Practical Exercise (Cont’d) Required: a.Comment on the short term debt position, including computations of current ratio, acid test ratio, cash ratio and operating cash flow /current maturities of long term debt and current notes payables b.If you were a supplier to this company what would you be concerned about? c.Comment on the long term debt position including computations of the debt ratio, debt/equity, and debt to tangible net worth and operating cash flow/total debt. Review the statement of operating cash flows. d.If you were a banker, what would you be concerned about if this company approached you for a long term loan to continue its expansion program? e.What should management consider doing at this point in regard to the company’s expansion program?
A. Comment The usual guideline for the current ratio is two to one. Arrowbell Company had a 1.14 to 1 ratio in 2004 and a.85 to 1 ratio in The usual guideline for the acid-test ratio is one to one. Arrowbell Company had a.68 to 1 ratio in 2004 and a.49 to 1 ratio in The cash ratio dropped from.19 in 2004 to.12 in The working capital in 2004 was $197,958, and in 2005 it had declined to a negative $319,988. The short-term debt position appears to be very poor.
B. Supplier Concern Suppliers will be concerned that Arrowbell Company will not be able to pay its creditors and, if payment is made, it will be later than the credit terms. The short-term creditors are financing the expansion program.
C. Comments The debt ratio has increased in 2005 to.61 from.58 in The debt/equity ratio has increased in 2005 to 1.55 from 1.36 in (A similar increase in the debt to tangible net worth as the increase in the debt/equity ratio.) There was an improvement in the operating cash flow/total debt, but this ratio remains very low. This indicates that a substantial amount of funds are coming from creditors. In general the dependence on creditors worsened in 2005.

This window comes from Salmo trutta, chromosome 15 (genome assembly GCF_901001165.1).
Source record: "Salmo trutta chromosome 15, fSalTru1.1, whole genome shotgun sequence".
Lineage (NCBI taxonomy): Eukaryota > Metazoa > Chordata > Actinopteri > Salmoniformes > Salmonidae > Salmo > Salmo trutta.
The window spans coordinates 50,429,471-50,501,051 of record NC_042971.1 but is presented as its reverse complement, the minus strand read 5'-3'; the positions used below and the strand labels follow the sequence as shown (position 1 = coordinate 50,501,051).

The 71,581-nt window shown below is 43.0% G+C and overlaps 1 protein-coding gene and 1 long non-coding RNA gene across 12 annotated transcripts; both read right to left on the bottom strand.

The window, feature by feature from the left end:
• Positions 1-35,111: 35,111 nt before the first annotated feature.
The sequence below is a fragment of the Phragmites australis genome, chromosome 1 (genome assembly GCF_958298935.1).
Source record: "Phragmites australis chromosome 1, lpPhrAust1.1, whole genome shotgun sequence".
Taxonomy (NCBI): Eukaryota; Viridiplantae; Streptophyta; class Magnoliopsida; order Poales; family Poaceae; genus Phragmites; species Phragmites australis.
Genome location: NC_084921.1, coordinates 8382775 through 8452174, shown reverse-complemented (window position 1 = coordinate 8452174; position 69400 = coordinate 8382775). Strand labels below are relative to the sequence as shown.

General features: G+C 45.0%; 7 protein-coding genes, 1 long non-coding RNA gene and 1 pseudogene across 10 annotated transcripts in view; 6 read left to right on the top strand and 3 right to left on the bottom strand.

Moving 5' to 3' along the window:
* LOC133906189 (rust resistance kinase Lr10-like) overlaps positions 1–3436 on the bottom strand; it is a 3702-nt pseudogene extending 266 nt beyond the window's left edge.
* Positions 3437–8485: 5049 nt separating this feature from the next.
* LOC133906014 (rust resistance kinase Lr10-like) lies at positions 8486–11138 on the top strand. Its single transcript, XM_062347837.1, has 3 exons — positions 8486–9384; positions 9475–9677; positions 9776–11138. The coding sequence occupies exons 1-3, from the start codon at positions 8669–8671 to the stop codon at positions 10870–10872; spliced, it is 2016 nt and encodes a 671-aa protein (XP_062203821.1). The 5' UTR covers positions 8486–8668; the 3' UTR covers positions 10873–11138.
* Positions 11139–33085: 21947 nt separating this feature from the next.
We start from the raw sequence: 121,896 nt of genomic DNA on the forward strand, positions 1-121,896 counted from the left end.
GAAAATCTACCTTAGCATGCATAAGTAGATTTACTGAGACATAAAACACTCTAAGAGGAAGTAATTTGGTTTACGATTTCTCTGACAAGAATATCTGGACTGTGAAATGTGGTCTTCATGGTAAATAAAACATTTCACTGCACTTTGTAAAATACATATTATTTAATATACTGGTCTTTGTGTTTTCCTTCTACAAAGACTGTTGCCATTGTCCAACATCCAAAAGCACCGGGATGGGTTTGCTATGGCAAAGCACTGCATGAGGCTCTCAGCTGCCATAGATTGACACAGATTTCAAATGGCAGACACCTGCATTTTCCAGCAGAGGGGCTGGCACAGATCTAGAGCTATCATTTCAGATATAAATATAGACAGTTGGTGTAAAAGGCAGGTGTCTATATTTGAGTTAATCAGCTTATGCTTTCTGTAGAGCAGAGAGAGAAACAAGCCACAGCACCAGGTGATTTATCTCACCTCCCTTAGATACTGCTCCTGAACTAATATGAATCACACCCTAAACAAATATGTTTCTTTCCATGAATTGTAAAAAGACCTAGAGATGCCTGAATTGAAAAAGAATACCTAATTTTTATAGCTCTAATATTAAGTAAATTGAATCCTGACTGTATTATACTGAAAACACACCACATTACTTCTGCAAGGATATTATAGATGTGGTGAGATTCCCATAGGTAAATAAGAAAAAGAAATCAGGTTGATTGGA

Comments (Cont’d) Not enough information is available to compute the times interest earned, but we can estimate this to be between 2 and 3, based on the earnings and the debt. We would like to see the times interest earned to be higher than this amount. The review of the Statement of Cash Flows indicates that long-term creditors are going to be concerned by the use of debt to expand property, plant, and equipment. They also are going to be concerned by the payment of a dividend while the working capital is in poor condition
D. Banker Concern A banker would be especially concerned about the short- term debt situation. This could lead to bankruptcy, even though the firm is profitable. A banker would be particularly concerned why management had used short-term credit to finance long- term expansion.
E. Management Consideration Management should consider the following or a combination of the following: Discontinue the expansion program at this time and get the short- term debt situation in order. Tighten control of accounts receivable and inventory, along with using funds from operations to reduce short-term debt. Issue additional stock to improve the short-term liquidity problem and the long-term debt situation. Because of the poor record on profitability and the way that management has financed past expansion, additional stock will probably not be well-accepted in the market place at this time.
Lecture Summary Statement of Cash Flows Operating Cash Flow/Current Maturities of Long-Term Debt and Current Notes Payable, Operating Cash Flow/Total Debt, Operating Cash Flow Per Share, Operating Alternative Cash Flow Procedures for Development of the Statement of Cash Flows Practical Exercises